BEAR IN PINK UNDERWEAR

Unrealistic in several ways but good at least for sniggers, this follow-up to Bear in Underwear (2010) features plenty of views of Bear on the soccer pitch clad in nothing below the waist but undies. The tighty whities of the previous episode give way to dinky pinkies after Bear washes them with his red jersey, but since they’re his lucky underwear he bears the continuing mockery of the opposing squad—“You look like a girl!” “You stink and your shorts are pink!” etc.—to score the winning goal. Not only do the losers change their opinion (“Wow, pink’s alright!”), but Bear’s own team members all don pink BVDs in solidarity: “Pink isn’t yucky! It’s super cool and super lucky!” While there is some charm to the notion of a soccer team that includes a beaver, a hedgehog and Big Foot, it isn't enough to sustain a whole lot of investment on the part of young readers. Logically minded children will wonder why Bear’s lucky (and still-white—this is before the laundry tragedy) undies are the only things gleaming white as Bear and his teammates stand, "covered in mud, including Bear and his lucky underwear." A sliding panel on the front cover that drops Bear’s shorts with the pull of a tab is the high (low) point of this dismal one-joker. (Picture book. 4-6)

Pub Date: April 1, 2011

ISBN: 978-1-60905-077-1

Page Count: 36

Publisher: Blue Apple

Review Posted Online: April 4, 2011

Kirkus Reviews Issue: March 15, 2011

Did you like this book?

No Comments Yet

The snappy text will get toes tapping, but the information it carries is limited.

LET'S DANCE!

Dancing is one of the most universal elements of cultures the world over.

In onomatopoeic, rhyming text, Bolling encourages readers to dance in styles including folk dance, classical ballet, breakdancing, and line dancing. Read aloud, the zippy text will engage young children: “Tappity Tap / Fingers Snap,” reads the rhyme on the double-page spread for flamenco; “Jiggity-Jig / Zig-zag-zig” describes Irish step dancing. The ballet pages stereotypically include only children in dresses or tutus, but one of these dancers wears hijab. Overall, children included are racially diverse and vary in gender presentation. Diaz’s illustrations show her background in animated films; her active child dancers generally have the large-eyed sameness of cartoon characters. The endpapers, with shoes and musical instruments, could become a matching game with pages in the book. The dances depicted are described at the end, including kathak from India and kuku from Guinea, West Africa. Unfortunately, these explanations are quite rudimentary. Kathak dancers use their facial expressions extensively in addition to the “movements of their hands and their jingling feet,” as described in the book. Although today kuku is danced at all types of celebrations in several countries, it was once done after fishing, an activity acknowledged in the illustrations but not mentioned in the explanatory text.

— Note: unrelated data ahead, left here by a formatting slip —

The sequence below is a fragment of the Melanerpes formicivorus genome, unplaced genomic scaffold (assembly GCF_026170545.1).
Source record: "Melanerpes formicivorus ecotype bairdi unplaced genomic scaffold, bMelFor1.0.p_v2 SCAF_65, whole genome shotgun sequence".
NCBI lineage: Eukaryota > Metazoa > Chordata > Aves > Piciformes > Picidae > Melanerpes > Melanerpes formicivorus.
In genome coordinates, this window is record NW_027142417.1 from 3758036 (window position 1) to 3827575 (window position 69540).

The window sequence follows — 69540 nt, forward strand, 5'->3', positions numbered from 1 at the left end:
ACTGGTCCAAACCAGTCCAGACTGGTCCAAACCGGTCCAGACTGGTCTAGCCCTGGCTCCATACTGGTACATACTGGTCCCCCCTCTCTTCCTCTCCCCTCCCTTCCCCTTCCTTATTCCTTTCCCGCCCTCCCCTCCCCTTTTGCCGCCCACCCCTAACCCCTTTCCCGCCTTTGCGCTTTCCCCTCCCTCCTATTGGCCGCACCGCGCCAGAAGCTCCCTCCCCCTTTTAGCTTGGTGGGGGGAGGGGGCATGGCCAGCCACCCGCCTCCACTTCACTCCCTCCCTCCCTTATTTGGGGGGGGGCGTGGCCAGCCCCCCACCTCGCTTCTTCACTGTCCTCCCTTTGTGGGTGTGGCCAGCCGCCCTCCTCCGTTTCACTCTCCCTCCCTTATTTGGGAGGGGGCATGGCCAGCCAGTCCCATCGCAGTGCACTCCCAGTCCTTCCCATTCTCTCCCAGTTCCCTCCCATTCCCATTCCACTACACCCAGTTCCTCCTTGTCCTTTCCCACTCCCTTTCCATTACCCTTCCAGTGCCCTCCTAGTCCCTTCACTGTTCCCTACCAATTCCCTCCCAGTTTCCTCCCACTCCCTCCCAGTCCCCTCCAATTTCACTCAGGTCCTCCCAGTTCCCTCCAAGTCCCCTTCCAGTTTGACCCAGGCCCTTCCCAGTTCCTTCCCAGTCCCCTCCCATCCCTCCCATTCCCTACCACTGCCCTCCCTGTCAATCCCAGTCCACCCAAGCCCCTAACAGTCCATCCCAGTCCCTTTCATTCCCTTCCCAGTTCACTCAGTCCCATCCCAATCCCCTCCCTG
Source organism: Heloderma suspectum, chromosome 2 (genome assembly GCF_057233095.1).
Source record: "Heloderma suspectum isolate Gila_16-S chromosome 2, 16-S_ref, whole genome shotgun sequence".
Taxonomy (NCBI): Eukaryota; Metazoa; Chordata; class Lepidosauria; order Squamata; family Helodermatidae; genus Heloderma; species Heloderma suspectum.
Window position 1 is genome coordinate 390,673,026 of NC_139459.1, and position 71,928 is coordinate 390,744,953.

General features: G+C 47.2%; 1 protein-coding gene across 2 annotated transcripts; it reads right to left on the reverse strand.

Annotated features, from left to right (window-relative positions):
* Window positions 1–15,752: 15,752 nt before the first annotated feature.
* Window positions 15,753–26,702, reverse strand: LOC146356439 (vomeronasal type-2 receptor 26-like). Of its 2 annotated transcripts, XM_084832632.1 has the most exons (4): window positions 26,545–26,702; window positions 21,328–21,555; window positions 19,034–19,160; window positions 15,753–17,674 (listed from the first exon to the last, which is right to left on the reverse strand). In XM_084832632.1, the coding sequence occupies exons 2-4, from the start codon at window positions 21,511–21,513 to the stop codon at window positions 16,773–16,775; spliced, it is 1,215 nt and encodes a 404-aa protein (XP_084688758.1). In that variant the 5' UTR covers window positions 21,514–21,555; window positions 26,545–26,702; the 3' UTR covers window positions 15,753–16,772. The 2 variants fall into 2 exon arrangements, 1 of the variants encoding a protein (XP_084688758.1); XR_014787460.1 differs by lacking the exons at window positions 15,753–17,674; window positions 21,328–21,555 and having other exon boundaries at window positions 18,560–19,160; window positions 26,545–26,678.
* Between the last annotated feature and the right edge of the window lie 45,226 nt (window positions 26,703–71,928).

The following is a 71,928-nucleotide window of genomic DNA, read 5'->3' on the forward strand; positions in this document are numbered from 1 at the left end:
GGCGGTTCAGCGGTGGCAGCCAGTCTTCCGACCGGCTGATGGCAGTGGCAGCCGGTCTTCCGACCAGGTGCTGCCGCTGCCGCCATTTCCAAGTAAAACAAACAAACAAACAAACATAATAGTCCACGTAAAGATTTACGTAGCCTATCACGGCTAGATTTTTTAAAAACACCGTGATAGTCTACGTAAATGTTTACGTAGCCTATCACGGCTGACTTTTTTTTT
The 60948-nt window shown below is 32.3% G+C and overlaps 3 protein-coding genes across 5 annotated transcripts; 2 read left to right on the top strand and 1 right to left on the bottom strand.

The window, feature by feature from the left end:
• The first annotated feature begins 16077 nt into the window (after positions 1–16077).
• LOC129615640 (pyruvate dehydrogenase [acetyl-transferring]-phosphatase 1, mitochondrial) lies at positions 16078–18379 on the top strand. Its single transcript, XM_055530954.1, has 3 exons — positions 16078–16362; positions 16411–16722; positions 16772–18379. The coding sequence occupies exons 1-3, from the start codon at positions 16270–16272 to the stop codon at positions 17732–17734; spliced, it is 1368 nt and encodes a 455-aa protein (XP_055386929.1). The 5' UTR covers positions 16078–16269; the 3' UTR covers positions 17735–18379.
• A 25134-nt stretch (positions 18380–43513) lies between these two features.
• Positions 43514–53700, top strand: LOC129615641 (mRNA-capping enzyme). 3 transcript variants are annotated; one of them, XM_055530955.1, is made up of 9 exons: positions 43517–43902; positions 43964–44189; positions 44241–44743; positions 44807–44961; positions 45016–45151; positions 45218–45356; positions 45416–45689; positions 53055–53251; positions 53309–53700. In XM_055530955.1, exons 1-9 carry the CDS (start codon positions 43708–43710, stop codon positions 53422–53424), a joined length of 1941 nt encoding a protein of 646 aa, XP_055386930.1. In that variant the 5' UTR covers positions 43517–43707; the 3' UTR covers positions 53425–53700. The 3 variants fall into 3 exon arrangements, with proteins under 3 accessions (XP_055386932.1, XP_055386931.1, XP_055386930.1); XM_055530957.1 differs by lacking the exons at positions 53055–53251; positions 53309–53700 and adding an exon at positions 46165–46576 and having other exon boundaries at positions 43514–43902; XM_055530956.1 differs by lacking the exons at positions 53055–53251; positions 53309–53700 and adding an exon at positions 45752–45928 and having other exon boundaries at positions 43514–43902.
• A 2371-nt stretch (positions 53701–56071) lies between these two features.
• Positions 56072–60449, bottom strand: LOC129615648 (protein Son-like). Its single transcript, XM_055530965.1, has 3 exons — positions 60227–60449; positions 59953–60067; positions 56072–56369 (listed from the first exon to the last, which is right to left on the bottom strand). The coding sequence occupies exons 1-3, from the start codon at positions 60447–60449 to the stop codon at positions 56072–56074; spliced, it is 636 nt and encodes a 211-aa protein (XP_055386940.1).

The snappy text will get toes tapping, but the information it carries is limited. (Informational picture book. 4-6)

Pub Date: March 3, 2020

ISBN: 978-1-63592-142-7

Page Count: 32

Publisher: Boyds Mills

Review Posted Online: Dec. 22, 2019

Kirkus Reviews Issue: Jan. 15, 2020

Did you like this book?

No Comments Yet